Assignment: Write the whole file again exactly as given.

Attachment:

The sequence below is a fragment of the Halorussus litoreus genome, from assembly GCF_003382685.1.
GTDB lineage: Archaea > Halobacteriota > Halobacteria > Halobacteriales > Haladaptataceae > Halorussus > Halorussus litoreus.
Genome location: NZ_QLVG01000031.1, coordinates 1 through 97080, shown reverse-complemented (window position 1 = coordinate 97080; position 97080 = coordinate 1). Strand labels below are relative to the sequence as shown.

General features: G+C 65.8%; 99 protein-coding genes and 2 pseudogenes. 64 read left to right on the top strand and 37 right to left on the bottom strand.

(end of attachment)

The sequence below is a fragment of the Halorussus litoreus genome, from assembly GCF_003382685.1.
GTDB lineage: Archaea > Halobacteriota > Halobacteria > Halobacteriales > Haladaptataceae > Halorussus > Halorussus litoreus.
Genome location: NZ_QLVG01000031.1, coordinates 1 through 97080, shown reverse-complemented (window position 1 = coordinate 97080; position 97080 = coordinate 1). Strand labels below are relative to the sequence as shown.

General features: G+C 65.8%; 99 protein-coding genes and 2 pseudogenes. 64 read left to right on the top strand and 37 right to left on the bottom strand.